Win Probability Chart
It was the top of the eighth. Griffin Jax versus Anthony Rizzo, bases loaded with two outs. The Twins were in crisis mode. Sonny Gray had dominated through seven innings shutting the Yankees down 5-0, but it could be an entirely new ball game with one swing from Rizzo. What would happen?
Pitch one; 96 mph fastball, called strike one. Pitch two; 86 mph sweeper, fouled off. Pitch three; 87 mph sweeper; swing and a miss by Rizzo. Crisis averted for the Twins, a 5-0 lead maintained as the Twins went to bat once more in the bottom of the eighth.
Unfortunately, it wouldn’t be the last Yankees rally of the game.
The ninth inning went to Jovani Moran with a 6-0 lead. His struggles showed before an out was made. A walk, a single, then another walk. The nightmares caused Twins fans by the Yankees were awakening once more. However, the baseball gods felt a need to show grace to the Twins just as the nightmare came alive.
First a force out to Jose Miranda at third. One out, but a run scored, 6-1, Twins lead. Then a fly out to Trevor Larnach in foul territory, out number two. Finally, Moran would have a moment of redemption on the mound by striking out former Twins outfielder Aaron Hicks to end the game.
Gray improves his MLB-best ERA
Sonny Gray looked as sharp as ever Monday night against the Yankees. With his command of the strike zone and strong defense behind him, the Yankees couldn’t get any momentum against him.
Gray wasn’t striking hitters out constantly, but averaging a strikeout per inning had him keeping the Yankees hitters in check. His biggest strikeout of the game came against Aaron Judge with two out and a runner on in the bottom of the sixth. Gray retired him on a nasty 83 MPH slider Judge chased outside the zone, and kept the Yankees from chipping at the Twins’ 4-0 lead at a pivotal moment.
Even with a low strikeout total, Gray still had a good number of swings-and-misses which showed his sharpness. The Yankees swung and missed on his pitches 18 times missing on his curveball eight times and cutter seven times. Gray’s seven shutout innings brought his ERA on the season down to 0.62.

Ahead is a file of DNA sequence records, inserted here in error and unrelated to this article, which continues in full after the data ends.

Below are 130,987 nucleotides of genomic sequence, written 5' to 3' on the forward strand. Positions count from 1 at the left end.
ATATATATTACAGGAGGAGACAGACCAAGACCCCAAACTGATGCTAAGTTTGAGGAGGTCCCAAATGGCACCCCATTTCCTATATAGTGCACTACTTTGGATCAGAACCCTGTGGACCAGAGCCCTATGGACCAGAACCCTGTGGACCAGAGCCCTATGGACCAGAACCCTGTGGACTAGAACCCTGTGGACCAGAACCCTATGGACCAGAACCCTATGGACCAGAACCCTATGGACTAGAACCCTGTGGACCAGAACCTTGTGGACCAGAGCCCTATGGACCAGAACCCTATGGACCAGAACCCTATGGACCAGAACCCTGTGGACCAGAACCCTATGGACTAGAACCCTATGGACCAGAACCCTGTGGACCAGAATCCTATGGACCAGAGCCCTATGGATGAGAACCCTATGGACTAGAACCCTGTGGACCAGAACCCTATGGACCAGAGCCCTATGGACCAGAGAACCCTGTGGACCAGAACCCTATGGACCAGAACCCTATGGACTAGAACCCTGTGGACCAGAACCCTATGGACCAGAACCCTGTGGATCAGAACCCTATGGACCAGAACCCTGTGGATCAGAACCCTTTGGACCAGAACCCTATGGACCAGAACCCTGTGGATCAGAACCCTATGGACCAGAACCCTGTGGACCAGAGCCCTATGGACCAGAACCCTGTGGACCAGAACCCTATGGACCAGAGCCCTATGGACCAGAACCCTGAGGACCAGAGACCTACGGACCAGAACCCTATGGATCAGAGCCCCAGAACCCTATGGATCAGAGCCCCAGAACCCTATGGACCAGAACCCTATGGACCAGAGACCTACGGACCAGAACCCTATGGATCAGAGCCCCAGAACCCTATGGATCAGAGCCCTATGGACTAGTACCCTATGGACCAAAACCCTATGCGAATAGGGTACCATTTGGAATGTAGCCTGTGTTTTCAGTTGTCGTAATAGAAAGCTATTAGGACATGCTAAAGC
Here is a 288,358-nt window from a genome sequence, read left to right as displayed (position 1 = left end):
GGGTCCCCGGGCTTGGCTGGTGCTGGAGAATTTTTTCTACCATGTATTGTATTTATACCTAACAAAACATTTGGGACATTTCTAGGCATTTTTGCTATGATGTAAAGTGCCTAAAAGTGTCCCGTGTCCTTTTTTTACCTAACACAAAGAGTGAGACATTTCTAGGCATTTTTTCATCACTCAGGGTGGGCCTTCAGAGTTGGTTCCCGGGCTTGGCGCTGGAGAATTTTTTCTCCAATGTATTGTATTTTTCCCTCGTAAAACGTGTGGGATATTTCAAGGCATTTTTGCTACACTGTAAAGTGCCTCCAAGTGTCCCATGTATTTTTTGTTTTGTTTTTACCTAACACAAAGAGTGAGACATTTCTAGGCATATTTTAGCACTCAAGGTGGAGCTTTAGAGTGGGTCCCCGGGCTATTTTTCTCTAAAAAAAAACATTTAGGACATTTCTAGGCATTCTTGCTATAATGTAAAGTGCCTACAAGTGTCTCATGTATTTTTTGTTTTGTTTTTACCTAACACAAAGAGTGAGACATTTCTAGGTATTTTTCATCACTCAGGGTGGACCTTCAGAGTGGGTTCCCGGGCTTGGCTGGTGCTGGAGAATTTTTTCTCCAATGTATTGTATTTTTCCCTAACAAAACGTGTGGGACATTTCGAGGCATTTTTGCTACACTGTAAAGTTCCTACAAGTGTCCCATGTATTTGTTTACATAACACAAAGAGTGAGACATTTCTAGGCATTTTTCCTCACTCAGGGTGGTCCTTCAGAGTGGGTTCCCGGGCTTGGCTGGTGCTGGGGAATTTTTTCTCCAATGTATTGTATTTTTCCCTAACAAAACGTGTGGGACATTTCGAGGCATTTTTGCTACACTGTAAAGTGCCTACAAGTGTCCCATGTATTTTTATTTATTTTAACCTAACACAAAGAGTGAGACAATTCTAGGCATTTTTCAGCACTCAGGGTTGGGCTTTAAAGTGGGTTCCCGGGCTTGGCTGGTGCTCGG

Exiting after the seventh, he had the Major League lead for ERA, passing Shohei Ohtani who held the lead going into the night at 0.64.
A Different Approach Against Brito
Last time the Twins faced Yankees starter Jhony Brito he didn’t make it out of the first inning. This time Brito went deeper, but the Twins’ offense took a different approach against him; working his pitch count up early in the game.
Brito faced the minimum in his first inning and only walked one batter in the second, but with Twins hitters working the count in each at-bat, he had thrown 42 pitches through two innings.
Working a high pitch count through two innings paid off for the Twins’ offense as they mustered a bases-loaded threat with no outs in the bottom of the third. With one out and the bases loaded, Jorge Polanco drove in the first two runs of the game with a single to right field.
Yankees manager Aaron Boone had enough of Brito before the third inning was over. Seven of the Twins almost doubled his pitch count at 80 for the evening which resulted in two walks, three singles, a strikeout, and an RBI ground out by Byron Buxton.
No Brito, no problem
Brito’s early exit from the game made no difference for the Twins hitters as the Yankees bullpen would be dealt further implosion from their offense. It began with another Joey Gallo home run, perhaps his most satisfying of the season so-far, which put the Twins up 4-0 in the bottom of the fourth.
The Twins knocked out the Yankees’ first reliever, Greg Weissert, in the next inning with a career-high pitch count at 39 following a two-out single to Larnach. Albert Abreu was next out of the Yankees bullpen. He walked the first two hitters he faced but got out of his jam with a lineout by Christian Vazquez.
The Twins still managed to get Abreu’s pitch count to 15 with just three batters. Only one Yankees pitcher managed to throw fewer than 20 pitches against Twins hitters. Wandy Peralta had a nine pitch, one, two, three, seventh inning. Otherwise, the Twins hitters were cooking Yankee arms all game on the mound.
The Twins last run of the game came from an impressive RBI triple by Carlos Correa. With some luck and a bad read by Yankee right fielder Franchy Cordero, Correa got the big break he needed at the plate in the game to put the Twins up 6-0. His triple made him the last Twin to reach base in the 6-0 victory.
Bullpen Usage Spreadsheet